News Clips for October 16-21, 2020

Leaders in US, Europe divided on response to surging virus

Virus cases are surging across Europe and many U.S. states, but responses by leaders are miles apart, with officials in Ireland, France and elsewhere imposing curfews and restricting gatherings even as some U.S. governors resist mask mandates or more aggressive measures.

Weber State launches social work master's program to address shortages in workforce

Weber State University has been considering adding a social work master’s program for years. After multiple reports on the shortage of social workers in Utah and a push from community health organizations, the school will welcome its first social work graduate cohort in 2021.

‘Overwhelmed’: Hospitals engulfed by rebounding virus

The pandemic is spawning new infections at a rate not seen since the end of July.

Remote workers create ‘Zoom towns’ as locals begin to suffer

As the coronavirus spread, gateway communities communities near scenic public lands, national parks and other outdoor recreational amenities felt acute economic pressure as the virus forced them to shut down tourist activities.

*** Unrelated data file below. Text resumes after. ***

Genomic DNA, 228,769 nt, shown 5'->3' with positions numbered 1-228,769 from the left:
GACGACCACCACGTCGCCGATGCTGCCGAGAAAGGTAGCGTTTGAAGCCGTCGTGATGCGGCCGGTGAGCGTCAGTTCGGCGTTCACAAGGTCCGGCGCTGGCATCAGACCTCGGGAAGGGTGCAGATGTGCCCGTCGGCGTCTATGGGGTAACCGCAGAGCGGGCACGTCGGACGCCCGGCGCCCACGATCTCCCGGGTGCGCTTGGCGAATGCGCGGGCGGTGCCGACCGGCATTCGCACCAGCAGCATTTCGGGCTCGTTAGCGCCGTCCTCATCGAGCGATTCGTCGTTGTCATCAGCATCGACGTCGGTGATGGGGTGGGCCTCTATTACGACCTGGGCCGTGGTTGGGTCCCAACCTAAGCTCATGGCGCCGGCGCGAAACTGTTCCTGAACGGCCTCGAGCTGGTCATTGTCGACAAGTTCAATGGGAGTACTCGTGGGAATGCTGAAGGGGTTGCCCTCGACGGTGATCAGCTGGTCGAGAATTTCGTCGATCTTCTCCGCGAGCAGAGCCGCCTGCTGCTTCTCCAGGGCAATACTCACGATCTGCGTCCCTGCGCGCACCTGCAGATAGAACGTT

Inaccurate Census count could affect $1.5 trillion in federal funding

Highway construction. Food stamps. Rural education. Medicare. The federal government relies on data derived from the decennial census to distribute roughly $1.5 trillion in funds for these programs, along with more than 300 others. The money goes to state and local governments, non-profits, businesses and households across the nation.

We need universal digital ad transparency now

15 researchers propose a new standard for advertising disclosures

The great hypocrisy of California using Indigenous practices to curb wildfires

The state has yet to reckon with its colonial past and the environmental injustices it wrought.


I don’t know about you, but I sure do enjoy watching Werner Herzog’s documentaries and we have a trailer for his latest film to share with you, Fireball: Visitors From Darker Worlds.


Scientists have solved a fundamental problem that had prevented a “miracle material” from being used in next-generation solar cells.

A child’s presence at school doesn’t automatically enroll them in a WHO vaccine program

A Facebook post implies that sending your child to school will automatically enroll them in one of the World Health Organization’s vaccination programs.

U of U sends safety warning after reported on-campus sexual assault

Officials with the University of Utah sent out a campus safety warning on Saturday at 11:35 p.m., warning of a reported sexual assault on campus. According to University officials, The University of Utah Police Department was notified of a sexual assault between 4:00 p.m. and 5:00 p.m. Saturday in the 400 block of S. Mario Capecchi Dr.

Conservatives confront moral dilemma of vaccines and treatments derived from fetal tissue cells